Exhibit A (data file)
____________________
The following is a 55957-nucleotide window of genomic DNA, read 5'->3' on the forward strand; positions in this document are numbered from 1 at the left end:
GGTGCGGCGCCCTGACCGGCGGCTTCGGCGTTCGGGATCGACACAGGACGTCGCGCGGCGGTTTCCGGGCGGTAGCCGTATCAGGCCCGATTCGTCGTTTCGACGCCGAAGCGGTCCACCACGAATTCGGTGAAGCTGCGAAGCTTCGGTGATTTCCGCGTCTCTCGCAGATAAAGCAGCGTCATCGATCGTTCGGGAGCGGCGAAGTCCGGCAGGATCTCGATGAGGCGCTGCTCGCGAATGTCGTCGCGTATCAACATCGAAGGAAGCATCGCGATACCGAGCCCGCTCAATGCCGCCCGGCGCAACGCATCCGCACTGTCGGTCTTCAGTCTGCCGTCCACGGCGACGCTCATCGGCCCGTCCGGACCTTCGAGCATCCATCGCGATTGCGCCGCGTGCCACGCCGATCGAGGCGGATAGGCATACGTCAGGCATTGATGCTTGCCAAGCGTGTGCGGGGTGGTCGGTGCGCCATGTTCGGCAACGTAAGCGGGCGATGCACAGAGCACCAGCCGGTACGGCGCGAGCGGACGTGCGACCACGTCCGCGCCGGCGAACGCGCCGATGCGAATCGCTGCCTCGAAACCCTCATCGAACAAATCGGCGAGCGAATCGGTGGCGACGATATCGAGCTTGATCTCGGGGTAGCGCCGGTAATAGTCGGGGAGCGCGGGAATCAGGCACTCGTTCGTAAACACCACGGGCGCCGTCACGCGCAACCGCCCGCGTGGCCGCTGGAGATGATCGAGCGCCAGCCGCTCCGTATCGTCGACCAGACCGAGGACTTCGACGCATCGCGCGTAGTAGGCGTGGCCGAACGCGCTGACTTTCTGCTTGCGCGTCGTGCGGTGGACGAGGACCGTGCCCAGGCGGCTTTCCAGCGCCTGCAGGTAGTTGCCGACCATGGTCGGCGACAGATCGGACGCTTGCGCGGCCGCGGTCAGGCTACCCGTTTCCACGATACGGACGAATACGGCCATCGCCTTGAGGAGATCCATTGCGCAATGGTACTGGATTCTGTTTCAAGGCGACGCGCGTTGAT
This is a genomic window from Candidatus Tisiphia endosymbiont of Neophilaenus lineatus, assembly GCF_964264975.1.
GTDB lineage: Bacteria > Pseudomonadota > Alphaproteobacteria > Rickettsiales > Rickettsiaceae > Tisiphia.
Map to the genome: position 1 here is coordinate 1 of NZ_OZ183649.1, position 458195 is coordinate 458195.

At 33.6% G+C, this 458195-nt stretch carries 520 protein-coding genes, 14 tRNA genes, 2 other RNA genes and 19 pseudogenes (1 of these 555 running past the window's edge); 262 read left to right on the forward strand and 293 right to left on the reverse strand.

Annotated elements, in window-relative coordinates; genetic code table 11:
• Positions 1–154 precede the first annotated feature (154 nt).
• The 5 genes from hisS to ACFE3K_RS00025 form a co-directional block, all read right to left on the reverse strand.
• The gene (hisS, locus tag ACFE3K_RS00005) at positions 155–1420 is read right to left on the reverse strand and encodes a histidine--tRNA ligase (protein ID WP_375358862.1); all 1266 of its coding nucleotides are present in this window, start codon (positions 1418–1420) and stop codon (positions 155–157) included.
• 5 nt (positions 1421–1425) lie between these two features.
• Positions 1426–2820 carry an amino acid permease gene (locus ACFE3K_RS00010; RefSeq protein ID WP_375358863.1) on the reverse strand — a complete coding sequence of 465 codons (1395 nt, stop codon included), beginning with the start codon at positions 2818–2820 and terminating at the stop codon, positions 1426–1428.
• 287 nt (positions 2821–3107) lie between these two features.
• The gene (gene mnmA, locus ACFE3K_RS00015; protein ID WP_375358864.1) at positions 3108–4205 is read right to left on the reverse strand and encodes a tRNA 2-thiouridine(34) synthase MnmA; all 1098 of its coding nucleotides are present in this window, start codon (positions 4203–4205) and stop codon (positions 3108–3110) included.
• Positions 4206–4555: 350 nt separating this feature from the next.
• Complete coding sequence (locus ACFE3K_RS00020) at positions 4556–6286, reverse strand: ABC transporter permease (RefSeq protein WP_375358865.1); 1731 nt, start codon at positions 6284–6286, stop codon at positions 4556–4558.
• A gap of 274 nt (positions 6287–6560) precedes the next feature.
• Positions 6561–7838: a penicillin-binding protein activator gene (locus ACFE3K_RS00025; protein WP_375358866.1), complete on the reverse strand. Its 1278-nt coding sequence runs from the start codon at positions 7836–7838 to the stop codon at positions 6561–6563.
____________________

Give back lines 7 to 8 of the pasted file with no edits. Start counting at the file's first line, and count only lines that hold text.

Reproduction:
Annotated elements, in window-relative coordinates; genetic code table 11:
• Positions 1–154 precede the first annotated feature (154 nt).